Others may feel that the only way to have a ‘presence’ in a competitive world, and to validate their own existence, is to share every waking thought, pouring forth a torrent of information about themselves, whether it is relevant or not, just to be heard.
A private person like yourself, on the other hand, weighs their words very carefully and gives nothing away except the most basic details.
It is only when trust has been established that you will reveal any more about your private life, and then only to a precious few.
3. You cultivate a boring persona.
You have worked out that the best way to shut down people’s interest in your personal, and therefore private, life is to project such a dull image of yourself that they are simply bored to death.
If their intrusive questions about your life in general, and even more so about specific details, are met with monosyllabic or ambiguous responses, they’ll pretty soon stop asking because you are just not worthy of their time.
The very same tactic is used to great effect by celebrities who value their privacy: a few rounds of ‘no comment’ or ‘I don’t know’ shuts the inquisitive questioning down in double quick time.
While your life may be far from boring, the fact is that if your family and friends don’t get the information they want, they soon stop asking questions and leave you to get on with your preferred private existence.
4. You trust only a few people.
No man (or woman) is an island, as the old saying goes, and even the most private person normally has a very small number of dependable individuals whom they trust implicitly.
This trust doesn’t come easily, since it’s more often than not cases of past betrayals which have which have led you to guard private information about your own life so closely.
5. You avoid answering prying questions.
In fact, you have turned this into an art. So adept are you at deflecting intrusive questions, that the person you are talking to doesn’t even notice you have failed to answer their query satisfactorily.
You know from bitter experience that revealing too much about your life often ends up with people criticizing your decisions.
Worse still, even if you have specifically asked for some detail to be kept confidential, you know that there’s a good chance that this person will share your secret with others.
You have learnt that it’s better to keep your own counsel to avoid being disappointed or let down by untrustworthy people.
6. People’s secrets are safe with you.
Not only are you an expert at keeping your own innermost secrets safe, but you also use this well-honed skill to keep privileged information about others under wraps.
This makes you a loyal and trusted friend because you will never betray someone’s trust or start gossiping about them behind their back.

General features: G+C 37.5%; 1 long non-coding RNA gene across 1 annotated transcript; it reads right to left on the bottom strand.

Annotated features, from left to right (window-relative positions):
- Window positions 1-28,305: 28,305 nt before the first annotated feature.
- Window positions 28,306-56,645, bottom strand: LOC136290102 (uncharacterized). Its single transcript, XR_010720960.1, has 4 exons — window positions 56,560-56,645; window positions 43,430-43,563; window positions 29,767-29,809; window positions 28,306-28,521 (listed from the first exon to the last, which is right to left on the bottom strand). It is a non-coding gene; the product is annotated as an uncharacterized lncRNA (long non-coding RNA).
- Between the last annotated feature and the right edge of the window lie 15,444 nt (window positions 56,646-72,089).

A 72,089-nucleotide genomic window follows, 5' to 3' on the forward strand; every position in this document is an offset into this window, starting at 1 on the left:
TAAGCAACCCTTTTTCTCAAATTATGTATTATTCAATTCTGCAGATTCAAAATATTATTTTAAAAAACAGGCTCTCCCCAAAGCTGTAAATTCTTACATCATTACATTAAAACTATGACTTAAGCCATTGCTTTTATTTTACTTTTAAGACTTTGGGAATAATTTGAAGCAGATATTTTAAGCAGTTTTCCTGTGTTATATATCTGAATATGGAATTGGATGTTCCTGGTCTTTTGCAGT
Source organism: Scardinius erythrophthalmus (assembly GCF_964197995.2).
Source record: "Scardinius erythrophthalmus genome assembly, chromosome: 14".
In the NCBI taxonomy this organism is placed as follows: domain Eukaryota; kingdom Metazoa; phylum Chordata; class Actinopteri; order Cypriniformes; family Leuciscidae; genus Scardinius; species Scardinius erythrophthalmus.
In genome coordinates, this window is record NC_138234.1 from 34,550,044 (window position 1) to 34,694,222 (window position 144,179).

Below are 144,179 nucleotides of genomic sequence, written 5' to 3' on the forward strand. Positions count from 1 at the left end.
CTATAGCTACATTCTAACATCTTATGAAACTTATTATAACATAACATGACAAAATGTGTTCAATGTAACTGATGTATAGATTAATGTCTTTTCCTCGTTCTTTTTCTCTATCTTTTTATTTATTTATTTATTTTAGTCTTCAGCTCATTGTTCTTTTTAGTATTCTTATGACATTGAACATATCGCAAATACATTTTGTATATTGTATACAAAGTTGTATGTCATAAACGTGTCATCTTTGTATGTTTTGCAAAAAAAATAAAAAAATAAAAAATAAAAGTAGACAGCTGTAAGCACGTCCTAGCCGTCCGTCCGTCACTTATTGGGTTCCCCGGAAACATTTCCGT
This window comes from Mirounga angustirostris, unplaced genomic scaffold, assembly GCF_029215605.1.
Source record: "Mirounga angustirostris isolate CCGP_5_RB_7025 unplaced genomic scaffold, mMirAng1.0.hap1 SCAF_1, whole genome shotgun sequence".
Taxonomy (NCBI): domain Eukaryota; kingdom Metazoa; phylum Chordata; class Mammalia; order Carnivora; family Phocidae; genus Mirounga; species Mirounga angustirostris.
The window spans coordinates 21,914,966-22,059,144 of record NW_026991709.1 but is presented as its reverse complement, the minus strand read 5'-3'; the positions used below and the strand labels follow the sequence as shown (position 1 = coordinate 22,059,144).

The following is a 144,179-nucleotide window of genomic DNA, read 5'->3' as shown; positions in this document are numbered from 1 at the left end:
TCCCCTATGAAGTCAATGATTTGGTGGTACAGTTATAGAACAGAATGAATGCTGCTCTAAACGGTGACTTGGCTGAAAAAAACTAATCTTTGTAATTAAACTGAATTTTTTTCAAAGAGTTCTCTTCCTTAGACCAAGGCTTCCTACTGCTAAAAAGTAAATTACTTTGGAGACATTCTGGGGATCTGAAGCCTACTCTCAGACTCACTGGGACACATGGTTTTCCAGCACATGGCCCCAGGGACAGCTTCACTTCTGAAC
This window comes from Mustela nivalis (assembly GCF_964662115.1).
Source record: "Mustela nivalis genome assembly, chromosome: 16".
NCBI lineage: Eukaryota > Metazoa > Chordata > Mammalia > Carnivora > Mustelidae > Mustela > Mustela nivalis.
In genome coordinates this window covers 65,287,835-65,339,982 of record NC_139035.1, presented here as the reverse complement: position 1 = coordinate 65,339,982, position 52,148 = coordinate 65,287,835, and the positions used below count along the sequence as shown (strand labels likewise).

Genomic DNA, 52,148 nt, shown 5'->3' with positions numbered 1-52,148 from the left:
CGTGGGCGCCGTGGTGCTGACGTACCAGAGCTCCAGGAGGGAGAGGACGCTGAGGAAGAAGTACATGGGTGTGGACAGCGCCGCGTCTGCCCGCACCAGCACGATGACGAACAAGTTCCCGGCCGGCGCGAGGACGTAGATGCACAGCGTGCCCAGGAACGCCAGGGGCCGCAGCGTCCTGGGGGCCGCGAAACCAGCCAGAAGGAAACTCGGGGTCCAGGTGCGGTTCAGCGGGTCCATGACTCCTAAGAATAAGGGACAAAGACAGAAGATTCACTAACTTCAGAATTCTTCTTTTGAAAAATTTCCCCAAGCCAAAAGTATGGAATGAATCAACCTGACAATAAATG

You respect other people’s privacy and in return you expect them to treat yours with the same consideration.
7. Your personal boundaries are strong.
There are few things that make you feel more vulnerable than having people snooping into your life.
When you feel under attack in this way, you will go to great lengths to protect your personal boundaries.
Nosy people and intrusive questions may be intolerable to you but, by the same token, you will never pry into other people’s business either. You, above all, understand other people’s right to keep their privacy.
You have certain elements of your life that you may be willing to share with others but a whole lot more that you prefer to keep private.
By setting your own boundaries in this way, you won’t find yourself tricked into accidentally giving out more information about yourself than you originally planned to, whether to a friend, family member, co-worker, or anyone else you come into contact with.
You are in control of the topics you’re comfortable speaking about and are a master of choosing carefully both the words you use and to whom you speak.
8. You unplug yourself from social media.
This is not to say that you don’t use social media at all, but you are not going to succumb to the oversharing epidemic.
Constant personal status updates and posting hundreds of selfies showcasing your whole life on Insta, Twitter, or Facebook are not for you.
Any online presence you do have is likely to have been carefully curated, ensuring that you reveal the minimum about your private life.
If your profession requires online interaction – and there are precious few that don’t in this digitally interconnected world – then you keep careful control over what you reveal about yourself on a need-to-know basis only. It is strictly business, after all.
You may also like:
- 14 Characteristics Of A Reserved Person
- How To Deal With Nosy People And Questions
- How To Deal With Someone Who Repeatedly Disrespects Your Boundaries
- 5 Ways To Protect Your Personal Space Without Offending Others
- 14 Reasons Why You Like Being Alone Most Of The Time
- 7 Reasons People Might Think You’re Weird